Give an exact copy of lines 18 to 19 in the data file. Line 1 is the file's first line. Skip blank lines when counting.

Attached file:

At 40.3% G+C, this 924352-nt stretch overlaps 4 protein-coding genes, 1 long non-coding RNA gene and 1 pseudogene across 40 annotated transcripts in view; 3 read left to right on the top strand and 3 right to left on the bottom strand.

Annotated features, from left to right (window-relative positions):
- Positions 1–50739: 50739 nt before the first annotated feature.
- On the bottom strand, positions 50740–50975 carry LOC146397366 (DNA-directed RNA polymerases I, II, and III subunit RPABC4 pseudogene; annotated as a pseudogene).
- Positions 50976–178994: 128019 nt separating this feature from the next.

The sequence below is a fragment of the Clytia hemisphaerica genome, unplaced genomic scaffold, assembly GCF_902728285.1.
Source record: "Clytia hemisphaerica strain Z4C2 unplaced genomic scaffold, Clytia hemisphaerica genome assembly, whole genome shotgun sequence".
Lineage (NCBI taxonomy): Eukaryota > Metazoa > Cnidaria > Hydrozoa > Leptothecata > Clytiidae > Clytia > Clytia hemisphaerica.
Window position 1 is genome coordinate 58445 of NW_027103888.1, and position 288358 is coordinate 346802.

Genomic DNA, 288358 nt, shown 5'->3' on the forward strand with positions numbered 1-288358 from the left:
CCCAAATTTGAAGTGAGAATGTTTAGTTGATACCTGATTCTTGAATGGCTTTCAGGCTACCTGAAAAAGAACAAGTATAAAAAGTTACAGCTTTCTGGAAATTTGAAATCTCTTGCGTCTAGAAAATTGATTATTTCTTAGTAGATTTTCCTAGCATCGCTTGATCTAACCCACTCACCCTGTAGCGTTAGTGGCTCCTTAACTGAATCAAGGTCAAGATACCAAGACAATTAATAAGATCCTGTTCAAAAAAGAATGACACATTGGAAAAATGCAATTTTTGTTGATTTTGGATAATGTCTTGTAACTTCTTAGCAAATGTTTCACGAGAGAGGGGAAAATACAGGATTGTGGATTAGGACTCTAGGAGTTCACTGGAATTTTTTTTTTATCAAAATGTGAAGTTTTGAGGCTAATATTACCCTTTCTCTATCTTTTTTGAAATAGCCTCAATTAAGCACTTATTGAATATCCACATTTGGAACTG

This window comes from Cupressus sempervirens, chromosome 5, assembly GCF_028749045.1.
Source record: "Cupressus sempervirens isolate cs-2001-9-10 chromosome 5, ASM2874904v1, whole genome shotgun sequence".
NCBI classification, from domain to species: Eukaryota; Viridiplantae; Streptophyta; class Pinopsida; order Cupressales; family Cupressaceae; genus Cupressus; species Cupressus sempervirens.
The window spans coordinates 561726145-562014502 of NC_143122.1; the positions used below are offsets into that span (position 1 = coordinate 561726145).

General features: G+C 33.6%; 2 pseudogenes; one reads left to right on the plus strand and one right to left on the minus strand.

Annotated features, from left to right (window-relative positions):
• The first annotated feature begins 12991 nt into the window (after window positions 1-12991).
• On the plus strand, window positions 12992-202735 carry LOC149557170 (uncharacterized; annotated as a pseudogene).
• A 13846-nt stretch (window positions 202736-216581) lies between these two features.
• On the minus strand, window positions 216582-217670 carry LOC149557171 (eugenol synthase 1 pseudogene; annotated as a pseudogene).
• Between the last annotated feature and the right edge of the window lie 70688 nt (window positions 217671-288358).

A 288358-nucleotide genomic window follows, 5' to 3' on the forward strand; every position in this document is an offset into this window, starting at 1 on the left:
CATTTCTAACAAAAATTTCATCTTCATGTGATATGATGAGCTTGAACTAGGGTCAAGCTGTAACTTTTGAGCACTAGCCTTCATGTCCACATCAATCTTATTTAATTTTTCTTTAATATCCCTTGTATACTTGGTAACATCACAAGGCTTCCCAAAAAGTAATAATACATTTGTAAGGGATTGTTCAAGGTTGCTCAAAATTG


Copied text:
• The first annotated feature begins 12991 nt into the window (after window positions 1-12991).
• On the plus strand, window positions 12992-202735 carry LOC149557170 (uncharacterized; annotated as a pseudogene).